Generator backs strong South West housing market
Housing market predictions identify the South West as the place for strongest growth over the next few years. Residential property in the region is set to increase in value by 4.3% by 2022, according to analysis of figures from Nationwide and the ONS by KPMG.
Having identified Bristol and its surrounding areas as a region with all of the factors for a robust property market, developer Generator South West is focusing on it for the growth of its business.
Generator has already successfully undertaken Huller & Cheese, a warehouse conversion project set directly on Bristol’s Floating Harbour to create 50 new apartments and penthouses. Having achieved impressive values for the area, the development is now 90% sold with only a few penthouses remaining.
Next up is The Chocolate Factory in Greenbank, where Generator secured detailed planning consent last year for a mixed-use scheme including 135 new homes together with new commercial and community uses. Further development opportunities in the area are now in negotiation.
To lead this drive for new opportunities in the region, Generator South West has recently appointed Mark Peace as Development Director, who will be responsible for existing as well as new projects in the South West.
He commented: “We all know that the South West is a hugely desirable region to live – Bristol is repeatedly voted one of the best places to live and scores highly on jobs, culture, entertainment and access to the countryside and coast. A strong local economy and inward investment is attracting people to move here and the demand for high quality new housing is only going to continue to grow.
“What the region really needs is experienced developers that know the city and its administration, to help regenerate the stock of redundant, brownfield sites in and around Bristol city centre. The creation of new mixed-use schemes will continue to bring economic benefit to the region as a whole. Given these market conditions, Generator is increasing its investment in Bristol and the South West corridor significantly this year.”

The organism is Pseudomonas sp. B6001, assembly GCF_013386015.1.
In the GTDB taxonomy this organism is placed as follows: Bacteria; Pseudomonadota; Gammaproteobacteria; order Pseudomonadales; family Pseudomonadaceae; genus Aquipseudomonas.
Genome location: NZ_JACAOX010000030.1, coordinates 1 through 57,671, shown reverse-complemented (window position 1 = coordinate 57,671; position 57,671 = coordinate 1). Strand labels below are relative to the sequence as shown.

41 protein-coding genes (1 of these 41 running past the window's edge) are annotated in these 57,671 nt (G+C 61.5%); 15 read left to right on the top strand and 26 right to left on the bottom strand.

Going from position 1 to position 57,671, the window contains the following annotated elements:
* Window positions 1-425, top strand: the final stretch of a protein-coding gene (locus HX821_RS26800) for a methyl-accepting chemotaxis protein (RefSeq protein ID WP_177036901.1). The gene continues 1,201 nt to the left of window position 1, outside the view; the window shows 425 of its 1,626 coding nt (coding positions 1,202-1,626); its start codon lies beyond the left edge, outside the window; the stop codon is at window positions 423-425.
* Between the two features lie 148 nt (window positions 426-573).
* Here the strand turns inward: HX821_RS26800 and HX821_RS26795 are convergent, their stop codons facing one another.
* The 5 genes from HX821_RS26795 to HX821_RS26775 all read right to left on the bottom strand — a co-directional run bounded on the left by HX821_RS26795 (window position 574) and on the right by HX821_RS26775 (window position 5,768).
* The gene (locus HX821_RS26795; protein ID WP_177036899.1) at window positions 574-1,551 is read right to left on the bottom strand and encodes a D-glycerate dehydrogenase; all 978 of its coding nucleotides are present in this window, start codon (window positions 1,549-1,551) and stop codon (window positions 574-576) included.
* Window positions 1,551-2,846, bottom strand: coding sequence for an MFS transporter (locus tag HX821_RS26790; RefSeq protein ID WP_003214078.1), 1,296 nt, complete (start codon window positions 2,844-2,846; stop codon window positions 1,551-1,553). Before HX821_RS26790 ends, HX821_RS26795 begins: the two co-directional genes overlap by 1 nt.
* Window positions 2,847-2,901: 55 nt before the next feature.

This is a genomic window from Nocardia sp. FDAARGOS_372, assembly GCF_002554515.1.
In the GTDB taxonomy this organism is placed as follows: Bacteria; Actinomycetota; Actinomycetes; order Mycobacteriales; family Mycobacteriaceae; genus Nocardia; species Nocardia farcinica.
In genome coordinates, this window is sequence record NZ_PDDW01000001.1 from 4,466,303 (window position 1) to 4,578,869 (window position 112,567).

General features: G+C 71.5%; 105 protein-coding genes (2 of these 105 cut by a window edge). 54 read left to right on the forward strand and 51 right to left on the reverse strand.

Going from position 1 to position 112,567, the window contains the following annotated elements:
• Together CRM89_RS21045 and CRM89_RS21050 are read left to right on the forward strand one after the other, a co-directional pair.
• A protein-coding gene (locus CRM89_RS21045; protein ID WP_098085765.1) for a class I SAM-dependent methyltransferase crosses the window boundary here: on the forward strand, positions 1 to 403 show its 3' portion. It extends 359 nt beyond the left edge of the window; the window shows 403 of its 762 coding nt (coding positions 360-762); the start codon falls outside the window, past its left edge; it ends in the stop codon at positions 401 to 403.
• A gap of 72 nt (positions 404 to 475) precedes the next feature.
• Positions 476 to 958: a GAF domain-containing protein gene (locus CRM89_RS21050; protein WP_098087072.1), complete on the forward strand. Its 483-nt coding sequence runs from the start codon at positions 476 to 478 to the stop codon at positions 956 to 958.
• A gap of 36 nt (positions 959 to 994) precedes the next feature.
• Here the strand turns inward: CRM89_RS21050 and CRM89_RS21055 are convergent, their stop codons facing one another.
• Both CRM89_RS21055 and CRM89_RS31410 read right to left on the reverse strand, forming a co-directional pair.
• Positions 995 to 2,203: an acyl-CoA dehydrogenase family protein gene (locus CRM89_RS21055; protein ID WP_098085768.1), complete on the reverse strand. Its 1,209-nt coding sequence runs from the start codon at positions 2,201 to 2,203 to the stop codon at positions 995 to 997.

The question of demand and supply is undeniably one of the factors underpinning the market. The South West has the highest rate of internal migration across the whole of the UK according to the ONS and population growth is outstripping housing supply.
The delivery of new homes is a top priority for government at a local and national level, and companies such as Generator that already have a track record in the region will be key to bringing more sites forward through the planning system.
Due to its own financial strength and that of its established funding partners, Generator is well placed to move swiftly on new development opportunities either on a conditional, unconditional or joint venture basis.
Its development pipeline in Bristol is steadily growing, with construction beginning this year on both the regeneration of the former Elizabeth Shaw Chocolate Factory and Redcliffe Wharf.
In addition to new houses and apartments at the Chocolate Factory, the much-needed redevelopment of this site in Greenbank, will create new landscaped public open space, 20,000 sq. ft of commercial space including workshops units for creative businesses, an independent café/retail unit, car parking and a new pedestrian and cycle link with the immensely popular 13-mile Bristol & Bath Railway Path open to both walkers and cyclists.
Huller & Cheese is an example of Generator’s recent track record in Bristol. A highly acclaimed development of warehouse apartments created from the conversion of two former industrial buildings – a Grade II Listed building called Huller House and a former cheese factory – which were some of the last original warehouses on the Floating Harbour to be refurbished.
The result was an outstanding collection of new homes that combined original features with a sleek modern specification and impressive waterside views.
Given their prime waterfront position in the city centre, demand was high from the outset and the values achieved were testament to the buoyancy of the market.